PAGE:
While Hollywood is a part of the film's flavor, it's definitely a Halloween movie, and a fun one at that. "We're kind of playing with Hollywood culture, and with Halloween movies, and Halloween generally, and the idea that yeah, this guy's charismatic, but he's also a psychopath," says Fischer.
The story soon moves from the very Hollywood party to the hitman and his new friend Maggie chasing Santiago, Aurora Perrineau (Truth or Dare), and David Hull (TV for Monsters) around L.A. on foot (which may be the most fantastical element of the entire thing). And the more the chased outwit the chasers, the less sure you are of who to root for.
"The usual thing with a horror film is you've got to root for the people being chased by the killer, because you've got to sympathize with them, you want them to live," says Fischer. "But we all also love a good killer. So we tried to do that thing where hopefully you switch your allegiances constantly."
"I've always felt that people take away from movies what they bring to it. So I think whoever you root for is kind of based on your own individual responsibilities as a person," adds Davis. "Ambiguity at its best."
That ambiguity of who to root for also extends to Maggie and the hitman, who make for quite the unlikely alliance. "One of the things that's interesting is trying to figure out whose movie it is, and I think in a sense it's Maggie's movie, and the fact that she can't really make up her mind about whether she's really making healthy decisions or not," says Fischer. "Good instincts/bad guy."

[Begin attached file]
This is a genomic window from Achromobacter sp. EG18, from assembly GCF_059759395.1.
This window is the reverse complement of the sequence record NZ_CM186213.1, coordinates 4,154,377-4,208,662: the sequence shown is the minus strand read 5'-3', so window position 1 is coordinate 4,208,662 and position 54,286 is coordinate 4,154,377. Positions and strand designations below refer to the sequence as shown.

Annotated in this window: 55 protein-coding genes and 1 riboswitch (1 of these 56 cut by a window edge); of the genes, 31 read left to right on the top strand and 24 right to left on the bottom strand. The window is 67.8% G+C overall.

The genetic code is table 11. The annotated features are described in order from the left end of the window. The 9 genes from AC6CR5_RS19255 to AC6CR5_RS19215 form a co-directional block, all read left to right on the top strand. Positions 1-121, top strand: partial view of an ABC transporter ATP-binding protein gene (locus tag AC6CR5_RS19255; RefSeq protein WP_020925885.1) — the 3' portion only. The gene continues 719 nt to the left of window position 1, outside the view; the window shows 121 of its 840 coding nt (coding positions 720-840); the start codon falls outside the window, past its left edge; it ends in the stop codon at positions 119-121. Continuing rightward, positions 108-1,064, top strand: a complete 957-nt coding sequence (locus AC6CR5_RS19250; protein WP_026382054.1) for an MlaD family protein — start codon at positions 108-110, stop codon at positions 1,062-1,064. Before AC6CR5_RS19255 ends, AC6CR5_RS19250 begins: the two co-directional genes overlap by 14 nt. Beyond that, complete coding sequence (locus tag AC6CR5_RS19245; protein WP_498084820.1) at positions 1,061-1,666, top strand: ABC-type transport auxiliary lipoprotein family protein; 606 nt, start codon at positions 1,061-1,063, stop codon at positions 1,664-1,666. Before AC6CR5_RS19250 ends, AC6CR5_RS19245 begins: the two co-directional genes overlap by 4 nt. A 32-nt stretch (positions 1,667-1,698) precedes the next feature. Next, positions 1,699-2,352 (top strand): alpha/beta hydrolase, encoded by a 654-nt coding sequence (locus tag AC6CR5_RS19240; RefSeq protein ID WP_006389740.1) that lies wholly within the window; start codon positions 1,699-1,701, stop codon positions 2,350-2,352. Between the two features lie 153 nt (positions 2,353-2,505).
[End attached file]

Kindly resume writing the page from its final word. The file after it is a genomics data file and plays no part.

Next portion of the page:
"You hope there's going to be a redemption at the end of this by making Maggie be that breakthrough," adds Davis. "By and large, it ends up being almost a superhero origin story, maybe."
So, yeah, "The Body" has a lot going on, which is one of the many reasons it's the right way to kick off Hulu's entire year of scares. "If this is the first one, and you get 10, 11 other ones that are in the same vein, that are beautiful, they're well made, they're smart, they're anchored on something, and they're just a really, really fun 90 minutes that you can count on every four weeks," says Fischer, "I think 'The Body' kind of sells all of that."
"The Body" episode of Blumhouse TV's Into the Dark debuts this Friday, October 5, on Hulu.